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Business Clinic
Transforming Care – learning from providers

A recent pilot by members of Voluntary Organisations Disability Group (VODG) in London has uncovered a number of challenges and solutions to the success of Transforming Care.

Building the right support is NHS England’s plan to move people out of long-stay inpatient facilities and into appropriate housing with support in the community. It involves improving services so that more people can live in the community, with the right support, and close to home.

To move it forward, VODG’s Provider Taskforce has undertaken a London Demonstrator to support 27 people originally from London who have been in inpatient settings for longer than five years into the community.


The Taskforce comprises care and support providers for people with a learning disability, autism or both. It offers statutory organisations, government departments and sector agencies a single point of contact to engage and work with voluntary sector organisations to deliver the transforming care agenda. Providers support commissioners to develop their approaches and work together to facilitate and co-ordinate support assessments and proposals.

As well as supporting people into the community, the Taskforce also aimed to identify learning around challenges and barriers to successful community support and actions to enable positive change.

The Taskforce met with four of the six London transforming care partnerships (TCPs) including clinical commissioning groups, NHS England’s specialised commissioners and local authorities. Panel meetings for each TCP area were used to discuss individuals’ support needs. Shared action and outcomes were agreed with the clinical and social work leads and providers were identified for each person. Referrals were then made by the Taskforce to appropriate providers and contact established between the provider, commissioner and funding agencies to take forward the planning process.

A key element of the pilot was to identify and locate appropriate housing and support for the individuals. The Taskforce identified three patterns: bespoke accommodation and support for people to live alone; bespoke accommodation and support within a core and cluster model; and shared housing and support. These also require a specific skilled workforce to enable the transition and tailor support.


The pilot faced a number of challenges to discharging people and barriers to developing appropriate support plans. These included: delays in discharge plans, including a lack of knowledge about potential community support options; negative attitudes and aspirations towards people supported (eg referring to people by patient identity number); confusion about costs, with commissioners and funders underestimating the cost of initial support immediately after discharge and/or therapeutic support; a lack of support to families, despite it being critical to the sustainability of support to their loved one.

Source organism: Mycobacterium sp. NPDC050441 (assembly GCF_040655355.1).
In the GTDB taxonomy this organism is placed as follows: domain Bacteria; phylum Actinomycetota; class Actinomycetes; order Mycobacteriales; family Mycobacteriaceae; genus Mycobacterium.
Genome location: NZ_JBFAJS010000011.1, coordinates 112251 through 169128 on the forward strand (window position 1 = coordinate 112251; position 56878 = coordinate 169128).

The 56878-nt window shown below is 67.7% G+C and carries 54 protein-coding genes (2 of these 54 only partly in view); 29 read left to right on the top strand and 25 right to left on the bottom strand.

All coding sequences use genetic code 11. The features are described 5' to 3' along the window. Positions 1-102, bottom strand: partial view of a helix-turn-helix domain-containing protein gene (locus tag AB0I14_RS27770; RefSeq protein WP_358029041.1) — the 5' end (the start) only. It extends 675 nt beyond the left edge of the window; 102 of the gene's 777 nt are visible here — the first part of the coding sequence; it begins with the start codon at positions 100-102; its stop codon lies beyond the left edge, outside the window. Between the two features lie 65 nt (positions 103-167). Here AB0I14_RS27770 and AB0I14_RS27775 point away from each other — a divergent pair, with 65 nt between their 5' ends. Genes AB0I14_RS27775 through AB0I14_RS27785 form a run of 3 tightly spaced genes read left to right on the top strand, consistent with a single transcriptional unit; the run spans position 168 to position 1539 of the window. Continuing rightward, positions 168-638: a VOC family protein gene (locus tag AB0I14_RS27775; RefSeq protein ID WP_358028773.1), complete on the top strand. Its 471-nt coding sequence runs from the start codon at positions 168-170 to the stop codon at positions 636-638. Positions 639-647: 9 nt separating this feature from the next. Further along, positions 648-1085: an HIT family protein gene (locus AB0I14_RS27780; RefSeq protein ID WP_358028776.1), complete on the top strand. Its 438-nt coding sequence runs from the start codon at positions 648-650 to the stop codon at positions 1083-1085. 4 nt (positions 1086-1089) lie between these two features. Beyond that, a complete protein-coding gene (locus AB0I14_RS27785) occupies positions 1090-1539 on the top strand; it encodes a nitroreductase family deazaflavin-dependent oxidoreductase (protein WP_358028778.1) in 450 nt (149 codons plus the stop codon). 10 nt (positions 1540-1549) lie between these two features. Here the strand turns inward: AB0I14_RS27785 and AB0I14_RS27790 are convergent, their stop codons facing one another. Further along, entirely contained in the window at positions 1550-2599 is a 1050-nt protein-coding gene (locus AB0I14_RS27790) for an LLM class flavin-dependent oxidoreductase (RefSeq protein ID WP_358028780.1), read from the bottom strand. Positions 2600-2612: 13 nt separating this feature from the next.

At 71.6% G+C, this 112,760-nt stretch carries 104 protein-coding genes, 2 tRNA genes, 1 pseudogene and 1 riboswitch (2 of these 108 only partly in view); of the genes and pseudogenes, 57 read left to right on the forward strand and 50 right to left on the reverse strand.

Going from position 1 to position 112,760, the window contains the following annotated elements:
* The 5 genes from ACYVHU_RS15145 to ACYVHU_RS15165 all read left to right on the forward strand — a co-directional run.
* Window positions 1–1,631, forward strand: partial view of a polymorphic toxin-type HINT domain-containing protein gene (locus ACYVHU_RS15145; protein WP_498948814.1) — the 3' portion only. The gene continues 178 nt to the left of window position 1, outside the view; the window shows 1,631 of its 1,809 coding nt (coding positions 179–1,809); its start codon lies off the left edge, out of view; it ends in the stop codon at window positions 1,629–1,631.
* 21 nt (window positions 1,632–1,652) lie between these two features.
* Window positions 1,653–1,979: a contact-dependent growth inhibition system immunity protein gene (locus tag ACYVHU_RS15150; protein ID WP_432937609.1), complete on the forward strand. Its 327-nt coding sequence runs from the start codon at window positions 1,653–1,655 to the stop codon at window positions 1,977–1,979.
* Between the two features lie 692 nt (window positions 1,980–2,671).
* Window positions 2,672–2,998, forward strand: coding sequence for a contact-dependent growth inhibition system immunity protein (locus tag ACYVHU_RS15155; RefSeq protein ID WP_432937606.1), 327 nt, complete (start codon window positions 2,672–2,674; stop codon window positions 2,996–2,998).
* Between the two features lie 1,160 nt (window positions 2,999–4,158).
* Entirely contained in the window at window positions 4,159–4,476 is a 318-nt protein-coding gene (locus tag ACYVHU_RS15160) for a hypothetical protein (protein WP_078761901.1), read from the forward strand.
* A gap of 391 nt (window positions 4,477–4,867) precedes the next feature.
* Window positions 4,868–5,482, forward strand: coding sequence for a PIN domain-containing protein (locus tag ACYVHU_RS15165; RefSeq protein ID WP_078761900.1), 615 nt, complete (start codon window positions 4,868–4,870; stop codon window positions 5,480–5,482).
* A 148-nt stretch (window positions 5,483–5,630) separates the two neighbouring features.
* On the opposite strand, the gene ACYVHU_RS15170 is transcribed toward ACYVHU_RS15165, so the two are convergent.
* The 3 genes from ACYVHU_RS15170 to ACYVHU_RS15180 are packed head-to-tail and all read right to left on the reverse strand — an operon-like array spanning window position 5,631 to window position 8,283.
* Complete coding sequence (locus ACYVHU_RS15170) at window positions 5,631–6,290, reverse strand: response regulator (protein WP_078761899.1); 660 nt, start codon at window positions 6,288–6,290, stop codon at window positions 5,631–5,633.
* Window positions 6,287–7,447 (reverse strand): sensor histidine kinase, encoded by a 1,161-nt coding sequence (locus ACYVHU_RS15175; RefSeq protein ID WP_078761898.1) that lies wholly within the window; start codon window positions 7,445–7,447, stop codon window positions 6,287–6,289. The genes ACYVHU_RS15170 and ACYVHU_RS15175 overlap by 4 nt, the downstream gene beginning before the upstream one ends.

As the Demonstrator progressed, the Taskforce developed solutions.

As opposed to funding authorities viewing housing and support needs in isolation, which makes it harder to identify people who can live together, the project started mapping people across the TCP, including a cross-borough information sharing to help to identify people with similar needs across wider areas.

Specific structures and differing timescales within the system delayed progress, so a stronger understanding of the impact of this along with accountability were found to help.
Different professionals involved in the process have different drivers for an individual’s discharge which are not always shared. The Taskforce concluded that shared meetings at the beginning of the process with all relevant professionals to discuss and agree the way forward for a group of people was helpful in agreeing a shared understanding. This included what has not worked to-date and the important issues for different stakeholders. They also found meetings helpful in refocusing on the person rather than cases to manage and process.

The Taskforce found it critical to be realistic about the financial costs of supporting people in the community. They concluded that there’s a need to establish a wider, shared understanding of the financial costs of community support packages.

Housing was described as one of the biggest challenges. The Taskforce found that the earlier the provider is identified in the discharge process, the quicker the housing solution can be agreed and sourced.

Recognising and agreeing the need for additional support through specialist organisations is important to achieving successful, sustainable, community support.


From these solutions, the Taskforce went on to identify next steps for wider implementation.

Firstly, they identified that a strategic regional pathway is needed to move people out of hospital and/or prevent readmission including demand and supply mapping with a detailed analysis of costs and funding arrangements.

A sustainable care, support and housing market needs to be developed to support the current and future needs of people. Also, a provider network should be created which dynamically maps organisations’ capacity, skillsets and infrastructures to identify an appropriate provider for each person. This could include regular TCP panel meetings with providers to strengthen shared working and to maintain momentum.

Regional work is required with providers to develop shared and standardised approaches as appropriate, to develop joint approaches to shared challenges.

An enhanced brokerage programme should also be created to facilitate people’s discharge and a therapeutic support programme should be piloted to understand the demand and impact of this type of support.